Where did you grow up?
What drew you to your field?
My father is a scientist, and as a kid I was mesmerized by how he seemed to have answers to all the questions I had about the world around us. As I grew up and my questions became more complex, the most satisfying answers usually came from science. Later, when I studied biology in college, it seemed like most things in nature tend to follow a logical and beautiful pattern (yes, I was the weirdo who loved organic chemistry!). However, the field that seemed to always remain a mystery was neuroscience, and eventually the prospect of understanding how brains do what they do led me to my current research path.
How would you explain your current research to someone outside of your field?
I study what antidepressants like Prozac do to your brain to make you feel better. There is a specific subregion of the brain called the “dentate gyrus,” which we know is important for mediating the effects of Prozac. I study mice who have been given antidepressants, and I observe their brain activity in that subregion through a lens attached to a tiny microscope that the mice carry on their heads while they are facing a stressful situation. By observing the changes in brain activity and in their behavior after antidepressant treatment, I aim to understand better what exactly Prozac is doing to those neurons to affect a mouse's behavior.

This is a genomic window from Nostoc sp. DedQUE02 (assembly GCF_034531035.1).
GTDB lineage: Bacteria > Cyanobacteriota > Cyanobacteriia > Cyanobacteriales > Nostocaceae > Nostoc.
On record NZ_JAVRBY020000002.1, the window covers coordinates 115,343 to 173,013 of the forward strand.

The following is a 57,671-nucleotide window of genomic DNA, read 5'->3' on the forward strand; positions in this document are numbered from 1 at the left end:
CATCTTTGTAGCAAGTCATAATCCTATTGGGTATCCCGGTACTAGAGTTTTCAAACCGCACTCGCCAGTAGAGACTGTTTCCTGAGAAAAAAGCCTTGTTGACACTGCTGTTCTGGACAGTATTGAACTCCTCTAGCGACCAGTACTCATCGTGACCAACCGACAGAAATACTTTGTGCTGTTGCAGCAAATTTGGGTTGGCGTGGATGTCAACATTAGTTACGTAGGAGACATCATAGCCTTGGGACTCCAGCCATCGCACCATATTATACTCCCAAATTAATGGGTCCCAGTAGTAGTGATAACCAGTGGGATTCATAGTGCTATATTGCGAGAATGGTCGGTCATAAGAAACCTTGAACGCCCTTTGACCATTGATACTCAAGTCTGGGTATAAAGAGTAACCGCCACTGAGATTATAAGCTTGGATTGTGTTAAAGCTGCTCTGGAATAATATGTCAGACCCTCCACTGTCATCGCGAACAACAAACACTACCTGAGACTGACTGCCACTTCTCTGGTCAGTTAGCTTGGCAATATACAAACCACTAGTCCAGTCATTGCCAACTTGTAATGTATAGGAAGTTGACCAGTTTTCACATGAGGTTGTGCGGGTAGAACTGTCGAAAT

What resources or opportunities that Columbia provides have been most valuable to you?
Professionally, the resource that has served me the most has been the Center for Teaching and Learning. Over the years, I have attended the CTL’s Innovative Teaching Summer Institute, and have been a Teaching Observation Fellow as well as a Lead Teaching Fellow. CTL is an amazing resource for anybody curious about teaching, and I strongly recommend getting involved!
Personally, the most valuable resource has been Counseling and Psychological Services. Pursuing a PhD can be stressful, and it's great to know that there is a place on campus to ask for help if you need it.
Is there a common misconception about a topic in your field that you wish you could correct?
I hope everybody knows this by now and I'm just preaching to the choir, but I'll repeat it for the ones in the back: Anxiety and depression are serious mood disorders, and “snapping out of it” or “just cheering up” are not options for people suffering from them. Antidepressants save lives but sometimes get a bad rap.
What do you consider your greatest achievement?
I'm really proud of being co-president for Women in Science at Columbia (WISC), a grad student-led group dedicated to outreach, support, and the advancement of women and underrepresented minorities in STEM fields at Columbia. I’ve loved being able to create projects from scratch, taking them from abstract ideas to concrete things that, I hope, are helping young women and girls in science in our community.
Who are your favorite writers?
I've always loved the magical realism of Gabriel García Márquez and Isabel Allende. I also enjoy some writers from my native Spain, such as Almudena Grandes and Julia Navarro.
Who is your hero of fiction?
My earliest hero of fiction probably was Hermione Granger from the Harry Potter books. She is a brilliant, courageous, and outspoken young woman who stands up for herself—even when she is shamed for being “an insufferable know-it-all.” I like to think that if she existed in our world, she would become an outstanding woman in science.
Who in your field do you consider to be a role model?
Definitely my advisor, René Hen. He is not only eminent in the field, but he is also a great mentor and human being. We also share a love for good cheese!